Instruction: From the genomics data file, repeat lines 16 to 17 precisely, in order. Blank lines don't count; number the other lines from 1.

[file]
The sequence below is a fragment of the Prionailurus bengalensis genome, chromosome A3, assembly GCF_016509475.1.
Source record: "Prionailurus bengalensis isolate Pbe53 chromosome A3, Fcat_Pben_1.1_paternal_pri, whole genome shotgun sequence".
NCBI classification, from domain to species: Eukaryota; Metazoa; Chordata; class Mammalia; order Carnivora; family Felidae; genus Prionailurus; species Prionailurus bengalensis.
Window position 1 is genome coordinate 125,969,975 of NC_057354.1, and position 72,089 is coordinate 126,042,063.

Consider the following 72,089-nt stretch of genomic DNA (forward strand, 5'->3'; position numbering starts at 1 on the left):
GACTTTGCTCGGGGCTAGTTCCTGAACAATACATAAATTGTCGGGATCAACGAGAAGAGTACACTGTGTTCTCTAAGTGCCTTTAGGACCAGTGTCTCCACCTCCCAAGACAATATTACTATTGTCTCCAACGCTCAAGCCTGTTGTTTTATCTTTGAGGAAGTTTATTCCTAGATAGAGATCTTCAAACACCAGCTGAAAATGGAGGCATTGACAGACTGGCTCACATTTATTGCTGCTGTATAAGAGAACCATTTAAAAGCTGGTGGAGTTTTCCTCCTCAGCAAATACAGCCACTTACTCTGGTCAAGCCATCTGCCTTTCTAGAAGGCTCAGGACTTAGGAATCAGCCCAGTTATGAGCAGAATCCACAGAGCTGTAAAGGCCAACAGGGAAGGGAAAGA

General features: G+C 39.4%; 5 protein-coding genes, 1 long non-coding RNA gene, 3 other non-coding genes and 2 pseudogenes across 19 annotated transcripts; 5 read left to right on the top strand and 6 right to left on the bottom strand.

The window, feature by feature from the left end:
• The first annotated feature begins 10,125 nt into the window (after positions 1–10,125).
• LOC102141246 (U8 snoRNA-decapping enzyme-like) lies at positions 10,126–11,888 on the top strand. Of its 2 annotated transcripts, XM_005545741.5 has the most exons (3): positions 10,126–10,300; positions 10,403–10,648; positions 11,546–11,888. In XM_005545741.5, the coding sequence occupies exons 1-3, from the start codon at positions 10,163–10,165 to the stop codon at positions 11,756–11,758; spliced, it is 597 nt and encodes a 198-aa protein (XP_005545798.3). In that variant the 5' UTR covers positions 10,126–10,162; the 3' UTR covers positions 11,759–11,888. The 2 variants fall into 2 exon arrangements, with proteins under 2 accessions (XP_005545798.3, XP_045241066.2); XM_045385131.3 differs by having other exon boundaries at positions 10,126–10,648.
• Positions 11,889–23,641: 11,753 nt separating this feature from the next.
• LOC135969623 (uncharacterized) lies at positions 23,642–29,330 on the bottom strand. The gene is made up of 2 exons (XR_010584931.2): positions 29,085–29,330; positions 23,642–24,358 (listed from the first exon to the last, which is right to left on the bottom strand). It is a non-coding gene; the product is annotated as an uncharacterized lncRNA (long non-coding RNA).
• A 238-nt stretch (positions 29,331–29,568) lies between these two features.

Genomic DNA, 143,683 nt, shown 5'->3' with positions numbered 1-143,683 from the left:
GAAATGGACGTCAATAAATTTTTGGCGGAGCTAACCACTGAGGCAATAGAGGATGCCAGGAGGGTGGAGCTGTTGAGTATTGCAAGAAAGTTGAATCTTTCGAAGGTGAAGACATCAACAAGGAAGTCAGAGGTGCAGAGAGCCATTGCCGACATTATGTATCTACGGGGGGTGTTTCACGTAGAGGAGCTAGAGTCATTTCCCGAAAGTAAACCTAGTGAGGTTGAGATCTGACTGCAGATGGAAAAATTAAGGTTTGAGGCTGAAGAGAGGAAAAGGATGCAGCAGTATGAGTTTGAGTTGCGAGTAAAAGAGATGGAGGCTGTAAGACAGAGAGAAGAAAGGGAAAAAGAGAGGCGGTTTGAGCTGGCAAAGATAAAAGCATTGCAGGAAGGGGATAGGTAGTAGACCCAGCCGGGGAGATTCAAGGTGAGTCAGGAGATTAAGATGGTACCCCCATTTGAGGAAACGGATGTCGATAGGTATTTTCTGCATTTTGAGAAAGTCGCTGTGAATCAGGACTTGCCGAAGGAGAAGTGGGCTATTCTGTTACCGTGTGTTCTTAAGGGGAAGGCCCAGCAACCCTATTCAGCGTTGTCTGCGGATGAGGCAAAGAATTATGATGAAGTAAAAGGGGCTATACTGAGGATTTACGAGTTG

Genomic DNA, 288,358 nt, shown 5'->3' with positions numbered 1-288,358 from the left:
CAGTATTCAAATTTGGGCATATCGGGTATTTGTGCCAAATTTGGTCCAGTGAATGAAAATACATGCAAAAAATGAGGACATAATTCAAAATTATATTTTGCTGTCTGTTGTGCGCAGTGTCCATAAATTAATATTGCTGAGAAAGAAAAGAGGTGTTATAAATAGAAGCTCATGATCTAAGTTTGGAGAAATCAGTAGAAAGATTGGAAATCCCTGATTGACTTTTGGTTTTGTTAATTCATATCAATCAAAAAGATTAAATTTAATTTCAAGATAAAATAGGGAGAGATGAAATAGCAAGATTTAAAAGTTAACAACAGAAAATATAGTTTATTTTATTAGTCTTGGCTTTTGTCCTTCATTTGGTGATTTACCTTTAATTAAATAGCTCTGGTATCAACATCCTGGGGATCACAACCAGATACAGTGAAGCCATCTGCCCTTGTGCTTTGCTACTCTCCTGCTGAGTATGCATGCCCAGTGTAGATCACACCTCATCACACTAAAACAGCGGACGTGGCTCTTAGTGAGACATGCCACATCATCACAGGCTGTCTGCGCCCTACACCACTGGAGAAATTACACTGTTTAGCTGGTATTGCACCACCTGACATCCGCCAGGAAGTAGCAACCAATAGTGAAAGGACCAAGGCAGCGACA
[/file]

Genomic DNA, 288,358 nt, shown 5'->3' with positions numbered 1-288,358 from the left:
CAGTATTCAAATTTGGGCATATCGGGTATTTGTGCCAAATTTGGTCCAGTGAATGAAAATACATGCAAAAAATGAGGACATAATTCAAAATTATATTTTGCTGTCTGTTGTGCGCAGTGTCCATAAATTAATATTGCTGAGAAAGAAAAGAGGTGTTATAAATAGAAGCTCATGATCTAAGTTTGGAGAAATCAGTAGAAAGATTGGAAATCCCTGATTGACTTTTGGTTTTGTTAATTCATATCAATCAAAAAGATTAAATTTAATTTCAAGATAAAATAGGGAGAGATGAAATAGCAAGATTTAAAAGTTAACAACAGAAAATATAGTTTATTTTATTAGTCTTGGCTTTTGTCCTTCATTTGGTGATTTACCTTTAATTAAATAGCTCTGGTATCAACATCCTGGGGATCACAACCAGATACAGTGAAGCCATCTGCCCTTGTGCTTTGCTACTCTCCTGCTGAGTATGCATGCCCAGTGTAGATCACACCTCATCACACTAAAACAGCGGACGTGGCTCTTAGTGAGACATGCCACATCATCACAGGCTGTCTGCGCCCTACACCACTGGAGAAATTACACTGTTTAGCTGGTATTGCACCACCTGACATCCGCCAGGAAGTAGCAACCAATAGTGAAAGGACCAAGGCAGCGACA